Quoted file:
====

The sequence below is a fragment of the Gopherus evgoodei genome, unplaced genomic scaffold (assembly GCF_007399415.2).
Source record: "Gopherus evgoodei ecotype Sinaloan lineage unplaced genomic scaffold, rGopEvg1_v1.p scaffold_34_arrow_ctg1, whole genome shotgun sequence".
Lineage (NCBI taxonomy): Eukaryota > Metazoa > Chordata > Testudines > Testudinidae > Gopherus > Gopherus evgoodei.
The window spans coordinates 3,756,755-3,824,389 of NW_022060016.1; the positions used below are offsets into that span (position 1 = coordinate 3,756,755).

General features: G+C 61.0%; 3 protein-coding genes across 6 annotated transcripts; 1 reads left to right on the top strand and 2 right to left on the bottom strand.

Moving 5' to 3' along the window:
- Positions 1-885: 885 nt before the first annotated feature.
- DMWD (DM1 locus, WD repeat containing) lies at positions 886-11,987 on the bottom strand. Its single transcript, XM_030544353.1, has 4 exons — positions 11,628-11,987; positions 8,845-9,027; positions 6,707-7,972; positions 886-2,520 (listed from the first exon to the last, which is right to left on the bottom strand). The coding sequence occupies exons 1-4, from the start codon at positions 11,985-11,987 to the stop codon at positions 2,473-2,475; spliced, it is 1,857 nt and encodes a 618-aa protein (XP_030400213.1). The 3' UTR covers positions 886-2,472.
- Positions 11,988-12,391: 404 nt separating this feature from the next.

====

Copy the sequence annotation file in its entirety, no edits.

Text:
The sequence below is a fragment of the Gopherus evgoodei genome, unplaced genomic scaffold (assembly GCF_007399415.2).
Source record: "Gopherus evgoodei ecotype Sinaloan lineage unplaced genomic scaffold, rGopEvg1_v1.p scaffold_34_arrow_ctg1, whole genome shotgun sequence".
Lineage (NCBI taxonomy): Eukaryota > Metazoa > Chordata > Testudines > Testudinidae > Gopherus > Gopherus evgoodei.
The window spans coordinates 3,756,755-3,824,389 of NW_022060016.1; the positions used below are offsets into that span (position 1 = coordinate 3,756,755).

General features: G+C 61.0%; 3 protein-coding genes across 6 annotated transcripts; 1 reads left to right on the top strand and 2 right to left on the bottom strand.

Moving 5' to 3' along the window:
- Positions 1-885: 885 nt before the first annotated feature.
- DMWD (DM1 locus, WD repeat containing) lies at positions 886-11,987 on the bottom strand. Its single transcript, XM_030544353.1, has 4 exons — positions 11,628-11,987; positions 8,845-9,027; positions 6,707-7,972; positions 886-2,520 (listed from the first exon to the last, which is right to left on the bottom strand). The coding sequence occupies exons 1-4, from the start codon at positions 11,985-11,987 to the stop codon at positions 2,473-2,475; spliced, it is 1,857 nt and encodes a 618-aa protein (XP_030400213.1). The 3' UTR covers positions 886-2,472.
- Positions 11,988-12,391: 404 nt separating this feature from the next.